Secretary of Defense Robert Gates and Secretary of State Hillary Clinton, perhaps the most political odd-couple on Earth, have a rare and powerful alliance. They both sat down with ABC News' Cynthia McFadden on a flight to Melbourne, Australia, individually and then again for the only joint television interview the two have ever granted abroad. The following is a transcript of their conversation, edited for clarity:
CYNTHIA McFADDEN: I want to ask you, Madame Secretary, about Haiti. Over a billion dollars appropriated to help the Haitians in the wake of the devastation last year, and in fact it's an appropriate question here because this trip to Australia was originally scheduled to happen a year ago.
HILLARY CLINTON: Mm hm.
McFADDEN: None of that billion dollars has been spent.
CLINTON: Well but, let me . . .
CLINTON: Well, let me explain. We had money in the pipeline that was going to and has been delivered to Haiti. We expended an enormous amount of money in the ah immediate relief efforts. So the money that has not yet been released by the congress was money that was future money. It's now past time when I would like to see it released and utilized, and it will be.
But I think there's been somewhat of a confusion that no money from the United States government has gone to Haiti. That's not true. We have spent ah money, our spending money, and ah are doing a lot of good, although the need is overwhelming. And you feel so sorry for Haiti, from you know earthquakes, cholera, hurricanes. These people never catch a break, but we're deeply involved with um the government of Haiti, with our our great NGOs that are serving in Haiti, and we're doing a lot as we speak in Haiti.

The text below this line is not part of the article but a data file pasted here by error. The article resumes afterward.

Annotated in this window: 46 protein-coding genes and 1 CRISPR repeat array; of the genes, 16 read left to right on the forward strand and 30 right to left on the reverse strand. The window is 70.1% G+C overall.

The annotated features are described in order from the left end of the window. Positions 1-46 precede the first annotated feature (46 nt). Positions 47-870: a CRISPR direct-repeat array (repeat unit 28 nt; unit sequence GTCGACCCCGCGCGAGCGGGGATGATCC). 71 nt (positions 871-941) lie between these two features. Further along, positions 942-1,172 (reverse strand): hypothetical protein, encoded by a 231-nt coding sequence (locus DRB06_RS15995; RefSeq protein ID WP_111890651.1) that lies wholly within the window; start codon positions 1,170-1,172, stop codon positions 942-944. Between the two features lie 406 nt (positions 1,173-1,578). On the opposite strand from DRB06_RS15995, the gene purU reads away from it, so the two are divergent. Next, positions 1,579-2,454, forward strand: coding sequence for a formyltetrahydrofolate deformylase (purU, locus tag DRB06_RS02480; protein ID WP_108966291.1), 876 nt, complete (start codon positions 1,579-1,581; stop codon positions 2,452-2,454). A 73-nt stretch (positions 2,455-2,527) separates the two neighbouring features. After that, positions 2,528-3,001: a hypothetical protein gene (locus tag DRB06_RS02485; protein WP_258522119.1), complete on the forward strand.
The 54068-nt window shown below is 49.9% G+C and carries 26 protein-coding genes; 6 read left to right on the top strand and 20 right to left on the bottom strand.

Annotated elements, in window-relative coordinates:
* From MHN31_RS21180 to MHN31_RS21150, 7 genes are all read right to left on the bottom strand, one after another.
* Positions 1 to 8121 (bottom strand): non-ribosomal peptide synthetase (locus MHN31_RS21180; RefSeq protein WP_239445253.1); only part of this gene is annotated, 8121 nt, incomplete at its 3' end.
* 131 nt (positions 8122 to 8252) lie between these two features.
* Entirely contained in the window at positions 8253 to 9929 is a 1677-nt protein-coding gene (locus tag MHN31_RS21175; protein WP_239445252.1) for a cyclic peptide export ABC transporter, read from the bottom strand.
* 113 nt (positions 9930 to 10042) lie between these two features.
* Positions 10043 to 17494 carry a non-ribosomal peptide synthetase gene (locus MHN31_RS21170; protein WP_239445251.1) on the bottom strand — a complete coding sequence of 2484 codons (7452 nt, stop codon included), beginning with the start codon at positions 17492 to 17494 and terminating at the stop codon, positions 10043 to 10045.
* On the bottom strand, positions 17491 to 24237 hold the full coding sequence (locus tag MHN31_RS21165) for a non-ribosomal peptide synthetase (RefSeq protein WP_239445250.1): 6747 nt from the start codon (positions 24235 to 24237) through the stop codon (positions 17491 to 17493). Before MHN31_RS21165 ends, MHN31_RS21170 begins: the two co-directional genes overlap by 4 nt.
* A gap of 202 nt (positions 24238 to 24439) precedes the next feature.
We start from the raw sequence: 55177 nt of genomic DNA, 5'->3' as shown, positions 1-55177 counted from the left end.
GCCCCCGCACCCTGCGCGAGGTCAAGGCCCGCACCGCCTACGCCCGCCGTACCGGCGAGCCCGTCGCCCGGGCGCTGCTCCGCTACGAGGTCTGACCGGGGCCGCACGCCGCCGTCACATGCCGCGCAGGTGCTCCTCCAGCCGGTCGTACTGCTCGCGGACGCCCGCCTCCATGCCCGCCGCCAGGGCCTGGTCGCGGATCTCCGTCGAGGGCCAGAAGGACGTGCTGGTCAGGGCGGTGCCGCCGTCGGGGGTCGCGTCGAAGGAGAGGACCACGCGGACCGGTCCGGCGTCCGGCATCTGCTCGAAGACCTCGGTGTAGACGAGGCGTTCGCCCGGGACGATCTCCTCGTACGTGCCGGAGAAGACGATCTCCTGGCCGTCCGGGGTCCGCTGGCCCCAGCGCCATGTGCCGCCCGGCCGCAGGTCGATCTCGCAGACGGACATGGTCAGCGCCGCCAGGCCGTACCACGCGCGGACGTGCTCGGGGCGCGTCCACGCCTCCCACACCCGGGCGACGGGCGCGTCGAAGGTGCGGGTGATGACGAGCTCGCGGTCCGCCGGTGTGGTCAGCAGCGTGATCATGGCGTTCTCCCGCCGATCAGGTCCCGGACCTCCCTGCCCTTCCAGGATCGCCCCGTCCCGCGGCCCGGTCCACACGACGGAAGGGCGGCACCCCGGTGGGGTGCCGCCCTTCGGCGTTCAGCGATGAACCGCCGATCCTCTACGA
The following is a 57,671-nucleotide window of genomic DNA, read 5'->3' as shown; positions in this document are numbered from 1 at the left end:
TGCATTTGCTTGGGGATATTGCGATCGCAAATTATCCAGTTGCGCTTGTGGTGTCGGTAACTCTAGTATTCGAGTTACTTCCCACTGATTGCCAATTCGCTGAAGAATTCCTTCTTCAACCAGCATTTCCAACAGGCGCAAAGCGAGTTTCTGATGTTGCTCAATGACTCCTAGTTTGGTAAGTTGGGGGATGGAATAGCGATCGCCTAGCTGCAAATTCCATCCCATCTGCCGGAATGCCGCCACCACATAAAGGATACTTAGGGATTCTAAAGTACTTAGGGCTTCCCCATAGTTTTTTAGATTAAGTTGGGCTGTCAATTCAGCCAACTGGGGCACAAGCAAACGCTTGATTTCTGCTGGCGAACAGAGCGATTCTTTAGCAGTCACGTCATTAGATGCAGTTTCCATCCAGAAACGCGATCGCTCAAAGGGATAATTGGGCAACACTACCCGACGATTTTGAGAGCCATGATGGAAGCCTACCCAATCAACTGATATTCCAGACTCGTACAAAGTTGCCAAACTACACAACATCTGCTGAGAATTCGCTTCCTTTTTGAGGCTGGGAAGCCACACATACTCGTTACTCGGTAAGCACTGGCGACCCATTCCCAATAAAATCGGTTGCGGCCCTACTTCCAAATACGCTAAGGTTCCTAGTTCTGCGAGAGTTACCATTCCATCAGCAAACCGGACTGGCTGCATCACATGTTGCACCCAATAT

McFADDEN: Are you confident that congress will indeed release the money?
CLINTON: Oh yes, I mean we, you know, we will be able to expend the money that has been appropriated for Haiti.
McFADDEN: Okay, great, because it sure didn't read very well when the release was "US government spends zero of billion dollars."
CLINTON: Yeah, yeah. But that's part of a bigger story.
McFADDEN: So someone said that the job of diplomacy was getting somebody to do what they don't want to do without shooting them.
CLINTON: [laughter] That's a good description!
McFADDEN: Is that what your day is like?
CLINTON: My day consists of figuring out what people are doing and why, and what they would like to do and why they're not, and trying to talk with people and make a case for why doing what would be ah from the American perspective a positive is in their interest to do. So I do spend a lot of time talking to governments and to influential people in various countries about how to make tough decisions that are really in their interests. And it is, it is fascinating, endlessly so. But there is, of course, a little bit of frustration from time to time.
McFADDEN: So was it mere coincidence that you were half way around the world during the midterm elections?